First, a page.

Francois Hollande seeks to destroy everyone's hard-earned wealth in France
PARIS — The call to Vincent Grandil’s Paris law firm began like many others that have rolled in recently. On the line was the well-paid chief executive of one of France’s most profitable companies, and he was feeling nervous.Just what is patriotic about forcing people to pay huge taxes just because of their status? That's a lie on their part, and claiming that moneymaking isn't considered a good thing in France doesn't give a clear picture either, but I assume the NYT might've taken his words out of context stemming from contempt.
President François Hollande is vowing to impose a 75 percent tax on the portion of anyone’s income above a million euros ($1.24 million) a year. “Should I be preparing to leave the country?” the executive asked Mr. Grandil.
The lawyer’s counsel: Wait and see. For now, at least.
“We’re getting a lot of calls from high earners who are asking whether they should get out of France,” said Mr. Grandil, a partner at Altexis, which specializes in tax matters for corporations and the wealthy. “Even young, dynamic people pulling in 200,000 euros are wondering whether to remain in a country where making money is not considered a good thing.”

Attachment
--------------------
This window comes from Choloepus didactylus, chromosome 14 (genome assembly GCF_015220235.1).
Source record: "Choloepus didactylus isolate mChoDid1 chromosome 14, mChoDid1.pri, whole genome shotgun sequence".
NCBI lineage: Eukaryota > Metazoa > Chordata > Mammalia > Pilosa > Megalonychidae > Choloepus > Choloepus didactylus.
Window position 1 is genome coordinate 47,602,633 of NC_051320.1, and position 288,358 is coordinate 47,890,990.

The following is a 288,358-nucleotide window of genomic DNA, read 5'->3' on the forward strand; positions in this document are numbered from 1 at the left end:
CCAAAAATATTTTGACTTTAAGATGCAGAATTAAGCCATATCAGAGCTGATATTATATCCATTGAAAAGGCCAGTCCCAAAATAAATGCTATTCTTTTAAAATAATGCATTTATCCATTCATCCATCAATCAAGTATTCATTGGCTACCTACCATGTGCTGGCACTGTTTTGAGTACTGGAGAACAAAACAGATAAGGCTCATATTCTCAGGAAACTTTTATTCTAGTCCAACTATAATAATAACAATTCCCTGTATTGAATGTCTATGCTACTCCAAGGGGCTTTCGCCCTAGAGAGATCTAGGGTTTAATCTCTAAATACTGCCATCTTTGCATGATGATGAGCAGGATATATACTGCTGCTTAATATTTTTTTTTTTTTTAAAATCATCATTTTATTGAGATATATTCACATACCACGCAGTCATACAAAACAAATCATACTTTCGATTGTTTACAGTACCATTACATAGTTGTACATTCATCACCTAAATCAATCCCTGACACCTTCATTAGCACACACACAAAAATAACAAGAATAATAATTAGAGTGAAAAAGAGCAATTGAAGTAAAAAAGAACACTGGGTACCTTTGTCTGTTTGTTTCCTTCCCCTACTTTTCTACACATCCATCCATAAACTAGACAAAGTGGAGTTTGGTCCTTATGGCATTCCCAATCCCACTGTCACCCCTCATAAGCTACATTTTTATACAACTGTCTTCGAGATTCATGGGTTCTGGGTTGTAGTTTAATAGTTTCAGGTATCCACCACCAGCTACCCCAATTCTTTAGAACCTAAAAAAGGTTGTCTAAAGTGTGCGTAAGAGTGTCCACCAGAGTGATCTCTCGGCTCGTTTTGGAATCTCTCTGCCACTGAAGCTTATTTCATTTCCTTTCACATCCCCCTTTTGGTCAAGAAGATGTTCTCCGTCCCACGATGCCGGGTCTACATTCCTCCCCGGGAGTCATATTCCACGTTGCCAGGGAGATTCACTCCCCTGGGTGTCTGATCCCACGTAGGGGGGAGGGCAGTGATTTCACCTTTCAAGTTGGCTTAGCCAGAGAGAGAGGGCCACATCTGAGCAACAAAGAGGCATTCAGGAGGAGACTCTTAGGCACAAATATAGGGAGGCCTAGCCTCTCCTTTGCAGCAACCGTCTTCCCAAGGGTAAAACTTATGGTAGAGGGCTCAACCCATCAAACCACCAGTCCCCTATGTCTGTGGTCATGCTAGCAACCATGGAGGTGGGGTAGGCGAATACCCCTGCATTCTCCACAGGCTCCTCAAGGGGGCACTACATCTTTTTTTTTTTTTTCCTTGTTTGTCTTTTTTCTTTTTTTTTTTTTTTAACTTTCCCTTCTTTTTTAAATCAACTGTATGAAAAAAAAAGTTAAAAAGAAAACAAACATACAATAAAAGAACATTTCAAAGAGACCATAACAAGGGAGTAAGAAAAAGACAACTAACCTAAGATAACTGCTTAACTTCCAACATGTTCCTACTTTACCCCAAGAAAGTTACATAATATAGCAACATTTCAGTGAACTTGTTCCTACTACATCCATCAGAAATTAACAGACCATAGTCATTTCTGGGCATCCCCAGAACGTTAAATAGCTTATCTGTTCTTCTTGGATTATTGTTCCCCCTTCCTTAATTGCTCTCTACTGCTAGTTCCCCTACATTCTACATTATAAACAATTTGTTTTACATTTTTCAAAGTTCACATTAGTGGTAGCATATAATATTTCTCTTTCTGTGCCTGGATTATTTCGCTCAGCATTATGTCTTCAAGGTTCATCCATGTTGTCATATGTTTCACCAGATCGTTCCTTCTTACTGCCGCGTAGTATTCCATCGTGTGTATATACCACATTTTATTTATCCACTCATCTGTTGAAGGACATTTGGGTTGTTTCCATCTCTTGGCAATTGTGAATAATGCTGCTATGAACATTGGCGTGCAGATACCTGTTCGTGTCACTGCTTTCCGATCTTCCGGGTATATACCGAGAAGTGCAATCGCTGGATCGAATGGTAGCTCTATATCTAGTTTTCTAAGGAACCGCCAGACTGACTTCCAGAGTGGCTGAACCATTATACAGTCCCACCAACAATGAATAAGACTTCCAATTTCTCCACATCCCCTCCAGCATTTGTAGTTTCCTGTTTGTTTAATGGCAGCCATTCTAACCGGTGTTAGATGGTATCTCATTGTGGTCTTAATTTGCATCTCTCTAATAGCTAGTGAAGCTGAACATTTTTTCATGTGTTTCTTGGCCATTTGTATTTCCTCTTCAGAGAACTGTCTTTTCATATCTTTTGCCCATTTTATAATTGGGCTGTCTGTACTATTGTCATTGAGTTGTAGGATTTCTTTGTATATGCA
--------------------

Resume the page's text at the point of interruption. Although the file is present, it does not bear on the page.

A chill is wafting over France’s business class as Mr. Hollande, the country’s first Socialist president since François Mitterrand in the 1980s, presses a manifesto of patriotism to “pay extra tax to get the country back on its feet again.” The 75 percent tax proposal, which Parliament plans to take up in September, is ostensibly aimed at bolstering French finances as Europe’s long-running debt crisis intensifies.
What Hollande's threatening to do won't help the government long-term and will only harm their economy even more. He should be ashamed of himself. And just how much money does he boast in his accounts that he likely won't be forced to pay 75 percent of?